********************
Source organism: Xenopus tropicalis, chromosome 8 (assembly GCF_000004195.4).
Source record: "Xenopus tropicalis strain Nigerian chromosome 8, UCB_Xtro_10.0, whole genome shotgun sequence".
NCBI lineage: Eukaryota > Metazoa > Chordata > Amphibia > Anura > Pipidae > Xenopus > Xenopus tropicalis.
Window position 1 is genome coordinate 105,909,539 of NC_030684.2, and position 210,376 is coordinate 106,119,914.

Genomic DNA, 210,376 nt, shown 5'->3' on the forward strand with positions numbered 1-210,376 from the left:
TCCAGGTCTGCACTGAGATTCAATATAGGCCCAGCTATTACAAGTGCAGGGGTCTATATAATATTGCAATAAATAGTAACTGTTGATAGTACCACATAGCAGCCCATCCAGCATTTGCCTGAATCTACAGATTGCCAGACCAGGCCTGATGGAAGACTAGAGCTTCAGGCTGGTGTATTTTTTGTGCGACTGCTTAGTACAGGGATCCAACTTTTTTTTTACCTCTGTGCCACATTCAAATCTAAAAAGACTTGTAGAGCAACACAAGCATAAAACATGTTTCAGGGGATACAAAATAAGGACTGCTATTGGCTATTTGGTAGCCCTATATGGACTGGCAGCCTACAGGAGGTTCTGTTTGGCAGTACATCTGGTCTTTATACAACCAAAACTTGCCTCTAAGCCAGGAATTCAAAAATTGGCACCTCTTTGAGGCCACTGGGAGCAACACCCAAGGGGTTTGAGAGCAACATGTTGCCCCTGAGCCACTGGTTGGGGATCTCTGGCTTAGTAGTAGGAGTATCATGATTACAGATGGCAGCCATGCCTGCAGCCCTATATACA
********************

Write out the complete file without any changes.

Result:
Source organism: Xenopus tropicalis, chromosome 8 (assembly GCF_000004195.4).
Source record: "Xenopus tropicalis strain Nigerian chromosome 8, UCB_Xtro_10.0, whole genome shotgun sequence".
NCBI lineage: Eukaryota > Metazoa > Chordata > Amphibia > Anura > Pipidae > Xenopus > Xenopus tropicalis.
Window position 1 is genome coordinate 105,909,539 of NC_030684.2, and position 210,376 is coordinate 106,119,914.

Genomic DNA, 210,376 nt, shown 5'->3' on the forward strand with positions numbered 1-210,376 from the left:
TCCAGGTCTGCACTGAGATTCAATATAGGCCCAGCTATTACAAGTGCAGGGGTCTATATAATATTGCAATAAATAGTAACTGTTGATAGTACCACATAGCAGCCCATCCAGCATTTGCCTGAATCTACAGATTGCCAGACCAGGCCTGATGGAAGACTAGAGCTTCAGGCTGGTGTATTTTTTGTGCGACTGCTTAGTACAGGGATCCAACTTTTTTTTTACCTCTGTGCCACATTCAAATCTAAAAAGACTTGTAGAGCAACACAAGCATAAAACATGTTTCAGGGGATACAAAATAAGGACTGCTATTGGCTATTTGGTAGCCCTATATGGACTGGCAGCCTACAGGAGGTTCTGTTTGGCAGTACATCTGGTCTTTATACAACCAAAACTTGCCTCTAAGCCAGGAATTCAAAAATTGGCACCTCTTTGAGGCCACTGGGAGCAACACCCAAGGGGTTTGAGAGCAACATGTTGCCCCTGAGCCACTGGTTGGGGATCTCTGGCTTAGTAGTAGGAGTATCATGATTACAGATGGCAGCCATGCCTGCAGCCCTATATACA